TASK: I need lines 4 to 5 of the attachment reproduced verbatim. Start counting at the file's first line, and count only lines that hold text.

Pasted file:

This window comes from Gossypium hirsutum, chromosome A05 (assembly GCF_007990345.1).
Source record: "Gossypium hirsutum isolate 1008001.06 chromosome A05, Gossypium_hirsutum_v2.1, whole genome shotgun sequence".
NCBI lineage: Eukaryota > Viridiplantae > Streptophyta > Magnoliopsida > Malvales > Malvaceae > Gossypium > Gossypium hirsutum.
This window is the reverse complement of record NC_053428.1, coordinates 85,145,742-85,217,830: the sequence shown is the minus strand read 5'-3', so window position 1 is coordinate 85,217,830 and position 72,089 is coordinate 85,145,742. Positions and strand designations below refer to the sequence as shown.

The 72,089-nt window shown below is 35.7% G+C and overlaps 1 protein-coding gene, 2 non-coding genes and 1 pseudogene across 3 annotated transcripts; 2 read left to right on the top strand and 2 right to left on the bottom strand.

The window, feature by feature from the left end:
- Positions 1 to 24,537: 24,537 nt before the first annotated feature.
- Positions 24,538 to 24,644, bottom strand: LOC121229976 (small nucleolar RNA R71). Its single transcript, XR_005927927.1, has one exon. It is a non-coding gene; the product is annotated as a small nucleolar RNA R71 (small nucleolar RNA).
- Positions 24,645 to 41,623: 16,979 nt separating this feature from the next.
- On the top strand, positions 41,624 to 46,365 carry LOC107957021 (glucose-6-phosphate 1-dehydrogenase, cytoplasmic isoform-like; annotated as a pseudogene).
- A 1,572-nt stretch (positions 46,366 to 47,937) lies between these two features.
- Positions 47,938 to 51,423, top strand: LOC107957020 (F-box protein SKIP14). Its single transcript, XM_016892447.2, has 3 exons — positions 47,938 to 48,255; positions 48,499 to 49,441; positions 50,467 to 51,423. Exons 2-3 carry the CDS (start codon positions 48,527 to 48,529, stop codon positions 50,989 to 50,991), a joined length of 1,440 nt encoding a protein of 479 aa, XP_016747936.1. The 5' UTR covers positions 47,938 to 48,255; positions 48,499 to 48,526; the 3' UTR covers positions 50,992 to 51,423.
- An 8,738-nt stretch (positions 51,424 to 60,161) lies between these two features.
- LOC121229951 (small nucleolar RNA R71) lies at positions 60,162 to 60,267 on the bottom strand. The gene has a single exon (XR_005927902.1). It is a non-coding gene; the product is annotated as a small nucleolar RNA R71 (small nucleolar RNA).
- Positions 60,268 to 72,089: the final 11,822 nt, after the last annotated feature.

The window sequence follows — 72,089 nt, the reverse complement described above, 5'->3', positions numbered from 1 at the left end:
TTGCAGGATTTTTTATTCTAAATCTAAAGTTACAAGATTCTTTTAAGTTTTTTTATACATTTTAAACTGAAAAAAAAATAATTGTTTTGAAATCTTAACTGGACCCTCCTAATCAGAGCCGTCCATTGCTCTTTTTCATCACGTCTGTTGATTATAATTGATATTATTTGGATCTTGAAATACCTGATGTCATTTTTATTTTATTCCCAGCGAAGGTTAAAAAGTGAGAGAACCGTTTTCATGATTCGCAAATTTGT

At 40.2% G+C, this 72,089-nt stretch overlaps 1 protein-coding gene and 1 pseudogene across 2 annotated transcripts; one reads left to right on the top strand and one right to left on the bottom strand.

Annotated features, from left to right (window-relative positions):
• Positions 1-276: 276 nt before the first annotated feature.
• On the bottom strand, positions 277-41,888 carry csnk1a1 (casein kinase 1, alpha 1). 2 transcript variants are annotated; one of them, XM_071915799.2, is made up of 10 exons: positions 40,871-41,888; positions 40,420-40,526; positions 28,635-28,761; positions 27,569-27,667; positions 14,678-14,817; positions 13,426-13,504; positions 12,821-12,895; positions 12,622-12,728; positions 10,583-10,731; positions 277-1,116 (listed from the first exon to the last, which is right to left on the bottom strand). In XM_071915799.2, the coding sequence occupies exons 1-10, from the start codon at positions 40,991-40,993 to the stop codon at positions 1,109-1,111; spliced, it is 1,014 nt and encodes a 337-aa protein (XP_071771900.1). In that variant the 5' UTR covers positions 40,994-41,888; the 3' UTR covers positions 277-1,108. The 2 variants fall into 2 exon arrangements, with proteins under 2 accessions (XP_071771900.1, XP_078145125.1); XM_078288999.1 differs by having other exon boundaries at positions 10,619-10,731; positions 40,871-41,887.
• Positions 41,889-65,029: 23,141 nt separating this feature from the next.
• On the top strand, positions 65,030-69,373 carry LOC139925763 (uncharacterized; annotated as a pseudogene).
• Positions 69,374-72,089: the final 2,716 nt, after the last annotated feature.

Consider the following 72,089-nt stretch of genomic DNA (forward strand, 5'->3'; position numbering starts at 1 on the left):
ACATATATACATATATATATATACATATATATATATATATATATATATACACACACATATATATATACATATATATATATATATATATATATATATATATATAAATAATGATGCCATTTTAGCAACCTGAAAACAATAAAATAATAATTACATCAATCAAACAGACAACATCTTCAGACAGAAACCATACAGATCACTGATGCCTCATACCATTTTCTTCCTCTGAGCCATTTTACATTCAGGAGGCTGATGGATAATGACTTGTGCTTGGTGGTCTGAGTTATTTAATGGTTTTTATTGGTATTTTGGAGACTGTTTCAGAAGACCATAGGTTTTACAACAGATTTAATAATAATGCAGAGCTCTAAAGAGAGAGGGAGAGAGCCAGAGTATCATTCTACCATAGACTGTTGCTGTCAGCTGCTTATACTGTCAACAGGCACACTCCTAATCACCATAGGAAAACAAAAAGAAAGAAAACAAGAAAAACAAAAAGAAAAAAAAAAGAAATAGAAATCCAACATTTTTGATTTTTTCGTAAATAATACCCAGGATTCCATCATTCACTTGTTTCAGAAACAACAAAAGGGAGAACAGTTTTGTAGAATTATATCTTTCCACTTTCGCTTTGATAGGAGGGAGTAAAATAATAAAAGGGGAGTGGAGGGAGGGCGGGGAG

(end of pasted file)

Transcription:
This window is the reverse complement of record NC_053428.1, coordinates 85,145,742-85,217,830: the sequence shown is the minus strand read 5'-3', so window position 1 is coordinate 85,217,830 and position 72,089 is coordinate 85,145,742. Positions and strand designations below refer to the sequence as shown.

The 72,089-nt window shown below is 35.7% G+C and overlaps 1 protein-coding gene, 2 non-coding genes and 1 pseudogene across 3 annotated transcripts; 2 read left to right on the top strand and 2 right to left on the bottom strand.